February 9, 1935 - Editorial - The Art of the Possible, by George Lorimer
Spengler defines Conservatism as the "art of the possible." There could be no clearer definition in a single phrase.
With New Dealers alternately crooning sweetly, if vaguely, over the radio about the beauties of Liberalism and damning Conservatism for its sins of omission and commission, there is need for a clear-cut definition of terms. What is a Liberal, and what is a Conservative, and, above all, what is the New Deal? It has had all the propaganda and ballyhoo that Barnum could have given it, but does anyone, as the end of the second year of its reign over the American people approaches, know just what it really stands for, besides spending, and just where is it heading?
There is still much talk about the Democratic and Republican parties, but every sensible man who has given five minutes' thought to the subject knows that the old parties are nothing but names and shells. There are, it is true, still two parties, but one is the chameleonlike New Deal party and the other is the Conservative party. If the latter tried to be anything but a Conservative party, it is nothing, and the sooner it hauls down its fighting flag and hoists a yellow one the better.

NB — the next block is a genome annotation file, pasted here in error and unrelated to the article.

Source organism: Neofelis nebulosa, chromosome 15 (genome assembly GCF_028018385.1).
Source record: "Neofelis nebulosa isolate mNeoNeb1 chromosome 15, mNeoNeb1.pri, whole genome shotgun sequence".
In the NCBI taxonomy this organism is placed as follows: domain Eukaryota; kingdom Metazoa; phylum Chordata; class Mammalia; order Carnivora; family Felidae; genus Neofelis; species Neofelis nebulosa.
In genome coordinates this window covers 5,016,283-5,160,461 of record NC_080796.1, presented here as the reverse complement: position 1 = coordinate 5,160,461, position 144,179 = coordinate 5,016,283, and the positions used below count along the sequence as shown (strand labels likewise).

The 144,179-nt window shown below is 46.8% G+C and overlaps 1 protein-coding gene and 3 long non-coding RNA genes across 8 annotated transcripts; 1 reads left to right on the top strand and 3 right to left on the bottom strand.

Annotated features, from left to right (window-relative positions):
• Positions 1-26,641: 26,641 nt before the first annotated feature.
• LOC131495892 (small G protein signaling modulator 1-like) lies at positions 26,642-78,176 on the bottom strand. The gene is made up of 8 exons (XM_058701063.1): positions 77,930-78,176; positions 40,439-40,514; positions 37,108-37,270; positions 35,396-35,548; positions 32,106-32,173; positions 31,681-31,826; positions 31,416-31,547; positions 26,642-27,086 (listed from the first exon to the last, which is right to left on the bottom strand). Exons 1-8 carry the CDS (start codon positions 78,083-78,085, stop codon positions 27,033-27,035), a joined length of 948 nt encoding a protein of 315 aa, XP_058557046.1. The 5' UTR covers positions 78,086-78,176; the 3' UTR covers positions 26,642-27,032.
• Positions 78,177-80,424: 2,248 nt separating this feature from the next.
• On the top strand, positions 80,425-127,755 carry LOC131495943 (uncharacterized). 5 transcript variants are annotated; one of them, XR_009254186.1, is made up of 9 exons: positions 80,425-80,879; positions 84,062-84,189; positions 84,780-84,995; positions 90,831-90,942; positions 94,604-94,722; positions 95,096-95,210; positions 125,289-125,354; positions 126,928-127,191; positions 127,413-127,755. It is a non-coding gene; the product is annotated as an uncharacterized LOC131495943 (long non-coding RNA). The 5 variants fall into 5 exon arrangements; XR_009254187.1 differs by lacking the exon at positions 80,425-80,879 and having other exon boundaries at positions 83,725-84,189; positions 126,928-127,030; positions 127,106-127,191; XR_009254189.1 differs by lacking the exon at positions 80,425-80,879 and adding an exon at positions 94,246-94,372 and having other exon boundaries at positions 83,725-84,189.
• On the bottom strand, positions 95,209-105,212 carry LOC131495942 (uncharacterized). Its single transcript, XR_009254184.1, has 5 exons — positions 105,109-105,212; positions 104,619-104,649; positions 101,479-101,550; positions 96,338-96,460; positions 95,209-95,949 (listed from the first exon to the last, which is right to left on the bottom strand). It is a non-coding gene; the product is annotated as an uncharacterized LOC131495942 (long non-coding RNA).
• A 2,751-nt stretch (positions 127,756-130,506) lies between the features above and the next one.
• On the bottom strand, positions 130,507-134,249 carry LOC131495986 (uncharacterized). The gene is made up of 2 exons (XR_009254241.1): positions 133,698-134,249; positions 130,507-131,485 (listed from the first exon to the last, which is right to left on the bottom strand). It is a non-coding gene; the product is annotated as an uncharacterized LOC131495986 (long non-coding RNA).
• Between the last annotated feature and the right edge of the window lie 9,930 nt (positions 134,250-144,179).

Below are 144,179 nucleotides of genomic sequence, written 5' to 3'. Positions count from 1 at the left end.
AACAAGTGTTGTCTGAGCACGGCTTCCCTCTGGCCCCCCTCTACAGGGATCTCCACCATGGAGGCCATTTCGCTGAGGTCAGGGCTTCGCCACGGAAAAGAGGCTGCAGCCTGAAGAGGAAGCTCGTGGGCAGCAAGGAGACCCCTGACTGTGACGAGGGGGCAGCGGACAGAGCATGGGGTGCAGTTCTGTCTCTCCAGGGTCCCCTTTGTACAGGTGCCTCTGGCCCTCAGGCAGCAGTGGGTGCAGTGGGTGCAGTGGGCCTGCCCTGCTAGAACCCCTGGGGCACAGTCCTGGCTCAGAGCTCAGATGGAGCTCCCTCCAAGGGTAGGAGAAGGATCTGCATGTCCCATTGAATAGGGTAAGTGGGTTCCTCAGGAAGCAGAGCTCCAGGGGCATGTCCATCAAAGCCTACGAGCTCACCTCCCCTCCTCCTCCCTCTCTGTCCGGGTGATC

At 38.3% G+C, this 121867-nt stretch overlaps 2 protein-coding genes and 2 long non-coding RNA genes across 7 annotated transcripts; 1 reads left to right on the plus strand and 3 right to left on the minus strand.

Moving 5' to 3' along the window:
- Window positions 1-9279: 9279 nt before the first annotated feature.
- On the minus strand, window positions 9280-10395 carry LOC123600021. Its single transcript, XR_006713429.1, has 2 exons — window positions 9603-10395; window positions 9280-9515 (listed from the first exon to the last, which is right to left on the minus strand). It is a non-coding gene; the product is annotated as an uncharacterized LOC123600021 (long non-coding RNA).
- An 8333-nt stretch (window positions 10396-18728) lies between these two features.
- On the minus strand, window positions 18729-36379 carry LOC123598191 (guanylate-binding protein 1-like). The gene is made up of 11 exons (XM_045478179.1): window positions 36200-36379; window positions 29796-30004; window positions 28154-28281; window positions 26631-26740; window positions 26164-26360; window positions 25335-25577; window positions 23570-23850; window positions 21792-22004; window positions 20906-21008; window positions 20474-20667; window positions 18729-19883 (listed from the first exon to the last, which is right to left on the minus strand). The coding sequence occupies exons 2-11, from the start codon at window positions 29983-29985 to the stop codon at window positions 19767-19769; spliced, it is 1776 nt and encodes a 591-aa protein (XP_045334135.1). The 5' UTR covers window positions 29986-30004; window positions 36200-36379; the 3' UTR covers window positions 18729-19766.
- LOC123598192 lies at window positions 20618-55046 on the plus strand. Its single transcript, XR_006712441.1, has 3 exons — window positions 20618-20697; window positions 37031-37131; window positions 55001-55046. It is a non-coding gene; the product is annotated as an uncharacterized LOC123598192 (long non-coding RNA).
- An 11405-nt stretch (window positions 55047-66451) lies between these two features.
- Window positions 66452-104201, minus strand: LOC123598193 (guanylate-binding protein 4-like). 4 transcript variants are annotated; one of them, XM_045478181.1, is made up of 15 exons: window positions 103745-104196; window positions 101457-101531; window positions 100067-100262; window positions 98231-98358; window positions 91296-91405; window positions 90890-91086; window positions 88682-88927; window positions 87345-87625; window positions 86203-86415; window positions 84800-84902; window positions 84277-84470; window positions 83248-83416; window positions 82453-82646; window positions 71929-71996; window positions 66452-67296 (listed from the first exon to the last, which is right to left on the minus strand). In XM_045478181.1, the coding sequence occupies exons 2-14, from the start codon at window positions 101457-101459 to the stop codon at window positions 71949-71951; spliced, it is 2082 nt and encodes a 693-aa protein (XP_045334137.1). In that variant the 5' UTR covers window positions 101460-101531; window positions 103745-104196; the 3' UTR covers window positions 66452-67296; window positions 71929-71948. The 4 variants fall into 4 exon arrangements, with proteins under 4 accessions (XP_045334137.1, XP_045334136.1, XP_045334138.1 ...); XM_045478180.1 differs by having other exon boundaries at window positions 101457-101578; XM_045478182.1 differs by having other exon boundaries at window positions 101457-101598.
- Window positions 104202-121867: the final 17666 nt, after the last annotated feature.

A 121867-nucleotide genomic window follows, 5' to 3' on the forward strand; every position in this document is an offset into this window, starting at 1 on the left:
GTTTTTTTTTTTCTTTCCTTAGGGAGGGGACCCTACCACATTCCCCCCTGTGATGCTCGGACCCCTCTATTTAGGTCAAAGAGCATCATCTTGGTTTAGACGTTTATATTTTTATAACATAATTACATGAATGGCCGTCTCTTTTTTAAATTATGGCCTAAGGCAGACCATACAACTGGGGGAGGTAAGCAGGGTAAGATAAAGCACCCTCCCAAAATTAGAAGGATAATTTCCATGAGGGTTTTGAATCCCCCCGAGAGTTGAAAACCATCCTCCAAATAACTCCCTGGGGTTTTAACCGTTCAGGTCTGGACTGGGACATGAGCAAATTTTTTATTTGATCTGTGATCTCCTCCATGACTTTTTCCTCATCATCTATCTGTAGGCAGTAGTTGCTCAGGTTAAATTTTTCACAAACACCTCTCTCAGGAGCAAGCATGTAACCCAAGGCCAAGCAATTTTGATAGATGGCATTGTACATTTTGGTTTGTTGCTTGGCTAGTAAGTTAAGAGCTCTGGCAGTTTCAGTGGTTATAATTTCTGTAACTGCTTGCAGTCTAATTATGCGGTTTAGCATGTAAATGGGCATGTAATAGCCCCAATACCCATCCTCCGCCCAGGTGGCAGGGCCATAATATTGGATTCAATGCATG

The New Dealers have, of course, been carrying on a steady drive, using their remarkable powers of invective, to make it appear every venal banker, that every Wall Street plunderer, and at times that much of business and industry, is Conservative in the sinister sense with which they have endowed the word. (pg. 26)